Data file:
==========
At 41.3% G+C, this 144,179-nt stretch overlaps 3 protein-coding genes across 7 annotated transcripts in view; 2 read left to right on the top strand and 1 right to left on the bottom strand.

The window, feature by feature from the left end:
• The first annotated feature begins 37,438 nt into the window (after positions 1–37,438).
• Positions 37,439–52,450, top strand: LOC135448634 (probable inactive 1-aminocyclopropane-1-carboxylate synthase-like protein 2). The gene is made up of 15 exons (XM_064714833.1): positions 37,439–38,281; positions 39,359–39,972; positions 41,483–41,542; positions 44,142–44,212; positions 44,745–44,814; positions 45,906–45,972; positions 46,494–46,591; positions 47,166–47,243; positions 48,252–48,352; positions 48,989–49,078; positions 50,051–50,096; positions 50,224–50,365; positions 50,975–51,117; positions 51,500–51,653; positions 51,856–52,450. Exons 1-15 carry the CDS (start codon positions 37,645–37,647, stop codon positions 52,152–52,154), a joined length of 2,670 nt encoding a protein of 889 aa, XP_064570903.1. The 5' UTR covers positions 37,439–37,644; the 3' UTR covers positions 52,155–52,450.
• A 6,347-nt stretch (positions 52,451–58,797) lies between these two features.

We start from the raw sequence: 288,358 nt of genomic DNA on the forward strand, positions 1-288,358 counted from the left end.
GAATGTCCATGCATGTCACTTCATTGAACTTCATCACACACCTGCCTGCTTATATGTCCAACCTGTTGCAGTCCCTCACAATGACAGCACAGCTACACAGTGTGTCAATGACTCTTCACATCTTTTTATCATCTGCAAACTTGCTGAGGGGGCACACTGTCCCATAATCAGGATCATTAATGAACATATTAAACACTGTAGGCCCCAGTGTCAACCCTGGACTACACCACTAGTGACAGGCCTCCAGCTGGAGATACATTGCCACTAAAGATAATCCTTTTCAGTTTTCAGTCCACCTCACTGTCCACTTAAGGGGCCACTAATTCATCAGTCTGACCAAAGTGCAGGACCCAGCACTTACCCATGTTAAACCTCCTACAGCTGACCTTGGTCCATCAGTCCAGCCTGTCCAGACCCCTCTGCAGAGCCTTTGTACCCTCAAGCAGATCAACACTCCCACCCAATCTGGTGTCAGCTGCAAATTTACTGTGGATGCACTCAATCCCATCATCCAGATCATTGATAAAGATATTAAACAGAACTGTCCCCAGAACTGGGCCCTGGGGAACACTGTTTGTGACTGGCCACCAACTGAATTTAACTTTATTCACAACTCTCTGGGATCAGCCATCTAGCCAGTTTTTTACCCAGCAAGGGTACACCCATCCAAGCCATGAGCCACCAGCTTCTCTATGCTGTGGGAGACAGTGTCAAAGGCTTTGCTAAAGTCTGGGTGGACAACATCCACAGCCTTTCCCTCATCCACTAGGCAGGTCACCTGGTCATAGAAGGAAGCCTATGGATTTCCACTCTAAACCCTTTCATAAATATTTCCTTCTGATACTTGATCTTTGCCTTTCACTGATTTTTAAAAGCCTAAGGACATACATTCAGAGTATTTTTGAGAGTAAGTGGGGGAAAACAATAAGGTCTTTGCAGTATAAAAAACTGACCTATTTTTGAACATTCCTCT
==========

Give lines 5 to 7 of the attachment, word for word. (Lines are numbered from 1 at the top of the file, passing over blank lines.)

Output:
• A 6,347-nt stretch (positions 52,451–58,797) lies between these two features.

We start from the raw sequence: 288,358 nt of genomic DNA on the forward strand, positions 1-288,358 counted from the left end.
GAATGTCCATGCATGTCACTTCATTGAACTTCATCACACACCTGCCTGCTTATATGTCCAACCTGTTGCAGTCCCTCACAATGACAGCACAGCTACACAGTGTGTCAATGACTCTTCACATCTTTTTATCATCTGCAAACTTGCTGAGGGGGCACACTGTCCCATAATCAGGATCATTAATGAACATATTAAACACTGTAGGCCCCAGTGTCAACCCTGGACTACACCACTAGTGACAGGCCTCCAGCTGGAGATACATTGCCACTAAAGATAATCCTTTTCAGTTTTCAGTCCACCTCACTGTCCACTTAAGGGGCCACTAATTCATCAGTCTGACCAAAGTGCAGGACCCAGCACTTACCCATGTTAAACCTCCTACAGCTGACCTTGGTCCATCAGTCCAGCCTGTCCAGACCCCTCTGCAGAGCCTTTGTACCCTCAAGCAGATCAACACTCCCACCCAATCTGGTGTCAGCTGCAAATTTACTGTGGATGCACTCAATCCCATCATCCAGATCATTGATAAAGATATTAAACAGAACTGTCCCCAGAACTGGGCCCTGGGGAACACTGTTTGTGACTGGCCACCAACTGAATTTAACTTTATTCACAACTCTCTGGGATCAGCCATCTAGCCAGTTTTTTACCCAGCAAGGGTACACCCATCCAAGCCATGAGCCACCAGCTTCTCTATGCTGTGGGAGACAGTGTCAAAGGCTTTGCTAAAGTCTGGGTGGACAACATCCACAGCCTTTCCCTCATCCACTAGGCAGGTCACCTGGTCATAGAAGGAAGCCTATGGATTTCCACTCTAAACCCTTTCATAAATATTTCCTTCTGATACTTGATCTTTGCCTTTCACTGATTTTTAAAAGCCTAAGGACATACATTCAGAGTATTTTTGAGAGTAAGTGGGGGAAAACAATAAGGTCTTTGCAGTATAAAAAACTGACCTATTTTTGAACATTCCTCT